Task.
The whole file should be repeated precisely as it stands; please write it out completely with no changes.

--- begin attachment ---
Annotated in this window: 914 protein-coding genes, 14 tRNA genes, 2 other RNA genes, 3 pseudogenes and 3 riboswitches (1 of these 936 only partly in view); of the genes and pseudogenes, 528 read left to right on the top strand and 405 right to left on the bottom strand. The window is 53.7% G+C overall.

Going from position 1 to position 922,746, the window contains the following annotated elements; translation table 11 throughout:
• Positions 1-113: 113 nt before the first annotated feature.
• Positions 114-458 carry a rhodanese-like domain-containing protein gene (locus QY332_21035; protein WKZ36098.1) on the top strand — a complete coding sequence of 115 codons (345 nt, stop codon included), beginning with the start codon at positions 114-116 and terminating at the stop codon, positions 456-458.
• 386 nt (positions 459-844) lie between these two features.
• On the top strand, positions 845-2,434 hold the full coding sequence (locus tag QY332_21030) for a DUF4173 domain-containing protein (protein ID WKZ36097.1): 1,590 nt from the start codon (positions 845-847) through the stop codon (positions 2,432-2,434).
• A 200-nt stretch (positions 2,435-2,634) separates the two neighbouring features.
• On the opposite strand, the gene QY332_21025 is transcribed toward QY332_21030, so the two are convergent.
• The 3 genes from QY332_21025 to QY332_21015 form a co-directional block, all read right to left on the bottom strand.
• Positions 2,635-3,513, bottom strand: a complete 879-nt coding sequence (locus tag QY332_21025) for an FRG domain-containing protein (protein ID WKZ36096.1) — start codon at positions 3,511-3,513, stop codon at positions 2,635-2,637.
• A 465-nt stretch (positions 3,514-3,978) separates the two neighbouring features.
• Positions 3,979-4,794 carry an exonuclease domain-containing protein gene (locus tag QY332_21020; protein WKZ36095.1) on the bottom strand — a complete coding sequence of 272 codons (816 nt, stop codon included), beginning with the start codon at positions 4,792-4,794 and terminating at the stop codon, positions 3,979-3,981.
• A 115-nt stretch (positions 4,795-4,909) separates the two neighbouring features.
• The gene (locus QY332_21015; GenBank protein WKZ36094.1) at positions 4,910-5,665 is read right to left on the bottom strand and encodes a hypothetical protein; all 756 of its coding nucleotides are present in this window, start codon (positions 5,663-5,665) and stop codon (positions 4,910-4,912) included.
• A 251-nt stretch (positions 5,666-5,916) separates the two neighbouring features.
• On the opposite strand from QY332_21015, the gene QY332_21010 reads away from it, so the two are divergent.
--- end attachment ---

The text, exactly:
Annotated in this window: 914 protein-coding genes, 14 tRNA genes, 2 other RNA genes, 3 pseudogenes and 3 riboswitches (1 of these 936 only partly in view); of the genes and pseudogenes, 528 read left to right on the top strand and 405 right to left on the bottom strand. The window is 53.7% G+C overall.

Going from position 1 to position 922,746, the window contains the following annotated elements; translation table 11 throughout:
• Positions 1-113: 113 nt before the first annotated feature.
• Positions 114-458 carry a rhodanese-like domain-containing protein gene (locus QY332_21035; protein WKZ36098.1) on the top strand — a complete coding sequence of 115 codons (345 nt, stop codon included), beginning with the start codon at positions 114-116 and terminating at the stop codon, positions 456-458.
• 386 nt (positions 459-844) lie between these two features.
• On the top strand, positions 845-2,434 hold the full coding sequence (locus tag QY332_21030) for a DUF4173 domain-containing protein (protein ID WKZ36097.1): 1,590 nt from the start codon (positions 845-847) through the stop codon (positions 2,432-2,434).
• A 200-nt stretch (positions 2,435-2,634) separates the two neighbouring features.
• On the opposite strand, the gene QY332_21025 is transcribed toward QY332_21030, so the two are convergent.
• The 3 genes from QY332_21025 to QY332_21015 form a co-directional block, all read right to left on the bottom strand.
• Positions 2,635-3,513, bottom strand: a complete 879-nt coding sequence (locus tag QY332_21025) for an FRG domain-containing protein (protein ID WKZ36096.1) — start codon at positions 3,511-3,513, stop codon at positions 2,635-2,637.
• A 465-nt stretch (positions 3,514-3,978) separates the two neighbouring features.
• Positions 3,979-4,794 carry an exonuclease domain-containing protein gene (locus tag QY332_21020; protein WKZ36095.1) on the bottom strand — a complete coding sequence of 272 codons (816 nt, stop codon included), beginning with the start codon at positions 4,792-4,794 and terminating at the stop codon, positions 3,979-3,981.
• A 115-nt stretch (positions 4,795-4,909) separates the two neighbouring features.
• The gene (locus QY332_21015; GenBank protein WKZ36094.1) at positions 4,910-5,665 is read right to left on the bottom strand and encodes a hypothetical protein; all 756 of its coding nucleotides are present in this window, start codon (positions 5,663-5,665) and stop codon (positions 4,910-4,912) included.
• A 251-nt stretch (positions 5,666-5,916) separates the two neighbouring features.
• On the opposite strand from QY332_21015, the gene QY332_21010 reads away from it, so the two are divergent.